After hundreds of meetings on Zoom, Facebook Live, and phone throughout the pandemic, I finally met face-to-face with the church pastors Willow Creek and Enlace serve last December. One pastor after another, some with tears in their eyes, shared stories of suffering, death, loss, and pain. But their stories were also ones of hope, love, and new opportunities to advance God’s kingdom.
Their resilience reminded me of the Apostle Paul’s words, “We are afflicted in every way, but not crushed; perplexed, but not driven to despair; persecuted, but not forsaken; struck down, but not destroyed; always carrying in the body the death of Jesus, so that the life of Jesus may also be made visible in our bodies.” (2 Cor 4:8-10).
From Guatemala and El Salvador, these stories stood out as particularly applicable to our lives and our churches.
Nancy is a single mother of three. Before the pandemic, she sold fried plantains and yuca chips on the street and struggled to pay her mortgage. When lockdowns closed her business, she lost her home and her ability to feed her children.
Pastor Byron and a group of community leaders heard Nancy's story. They brought her a food basket with supplies for three months. They connected her with a neighbor who lent Nancy a food pushcart. They also raised money to help Nancy start a new food business, yet she still felt anxious and alone. A couple of women from the church began calling Nancy every week and visiting her at least once a month. She began to open up about her anxiety, depression, and fear. Eventually, Nancy asked to join the church and accepted the Lord. She and her children have now attended Pastor Byron's church for over a year.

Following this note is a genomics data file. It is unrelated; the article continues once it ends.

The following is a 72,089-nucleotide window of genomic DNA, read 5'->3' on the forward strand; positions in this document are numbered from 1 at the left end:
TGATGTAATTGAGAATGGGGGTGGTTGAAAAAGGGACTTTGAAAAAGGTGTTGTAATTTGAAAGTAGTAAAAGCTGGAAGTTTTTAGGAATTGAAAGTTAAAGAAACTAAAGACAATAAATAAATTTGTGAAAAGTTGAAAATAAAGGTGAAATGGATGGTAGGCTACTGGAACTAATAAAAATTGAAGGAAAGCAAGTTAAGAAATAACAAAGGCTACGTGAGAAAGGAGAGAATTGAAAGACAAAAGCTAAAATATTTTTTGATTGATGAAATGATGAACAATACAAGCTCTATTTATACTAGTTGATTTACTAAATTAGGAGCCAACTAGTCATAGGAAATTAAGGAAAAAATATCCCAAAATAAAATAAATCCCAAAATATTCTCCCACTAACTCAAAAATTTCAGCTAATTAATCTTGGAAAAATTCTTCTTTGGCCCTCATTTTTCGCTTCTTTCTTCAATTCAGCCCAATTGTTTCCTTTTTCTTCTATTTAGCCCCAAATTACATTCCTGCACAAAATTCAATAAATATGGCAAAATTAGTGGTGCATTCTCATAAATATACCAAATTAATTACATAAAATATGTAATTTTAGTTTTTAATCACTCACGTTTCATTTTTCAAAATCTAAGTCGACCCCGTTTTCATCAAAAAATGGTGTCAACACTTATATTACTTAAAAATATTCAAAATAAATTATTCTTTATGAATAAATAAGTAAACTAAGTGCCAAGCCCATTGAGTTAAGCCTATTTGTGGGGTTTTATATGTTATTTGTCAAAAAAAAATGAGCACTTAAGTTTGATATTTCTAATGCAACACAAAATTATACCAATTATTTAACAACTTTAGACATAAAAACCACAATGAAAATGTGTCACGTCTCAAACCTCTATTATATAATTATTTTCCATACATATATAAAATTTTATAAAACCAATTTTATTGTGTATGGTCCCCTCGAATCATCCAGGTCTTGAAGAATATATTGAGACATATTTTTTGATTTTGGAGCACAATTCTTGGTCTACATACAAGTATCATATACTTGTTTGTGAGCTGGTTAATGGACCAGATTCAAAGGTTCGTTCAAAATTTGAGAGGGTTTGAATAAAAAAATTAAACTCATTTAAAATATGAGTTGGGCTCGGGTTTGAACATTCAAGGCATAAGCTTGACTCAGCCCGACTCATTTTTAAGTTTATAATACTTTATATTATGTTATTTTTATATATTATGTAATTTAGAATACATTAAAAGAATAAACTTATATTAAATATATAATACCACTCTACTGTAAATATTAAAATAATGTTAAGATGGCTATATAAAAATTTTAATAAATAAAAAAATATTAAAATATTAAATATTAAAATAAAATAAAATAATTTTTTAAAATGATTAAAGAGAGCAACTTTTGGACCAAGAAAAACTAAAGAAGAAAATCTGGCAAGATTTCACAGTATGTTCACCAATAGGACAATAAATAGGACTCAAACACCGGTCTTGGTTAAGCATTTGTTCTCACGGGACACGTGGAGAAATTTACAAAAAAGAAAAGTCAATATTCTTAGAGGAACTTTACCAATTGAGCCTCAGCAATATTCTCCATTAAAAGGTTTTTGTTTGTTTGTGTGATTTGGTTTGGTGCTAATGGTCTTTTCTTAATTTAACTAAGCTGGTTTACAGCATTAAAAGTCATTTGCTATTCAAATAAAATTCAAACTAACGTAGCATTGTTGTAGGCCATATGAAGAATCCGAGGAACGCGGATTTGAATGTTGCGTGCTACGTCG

Pastor Marvin and Chicken Farms in El Salvador
Pastor Marvin and his congregation have served their community for many years. Yet, as lockdowns closed their church and prohibited large gatherings, they felt unable to serve the community as they always had.
As people began losing their jobs, Pastor Marvin and church leaders asked community leaders how the church could help. Church and community leaders suggested starting family chicken farms as a source of income. Enlace offered training and start-up capital for the first 20 businesses.
Last month, chicken farmers gathered to celebrate their first production cycle and sales. Four of the farmers had already grown enough to hire additional people. Others had plans to buy more chickens and increase coop sizes. Both farmers and church leaders welled with hope and excitement. In one community, a local leader who was once obstinate about church work asked Pastor Marvin if he would be interested in starting a Bible study in his home. To date, that Bible study has grown to involve 70 families.
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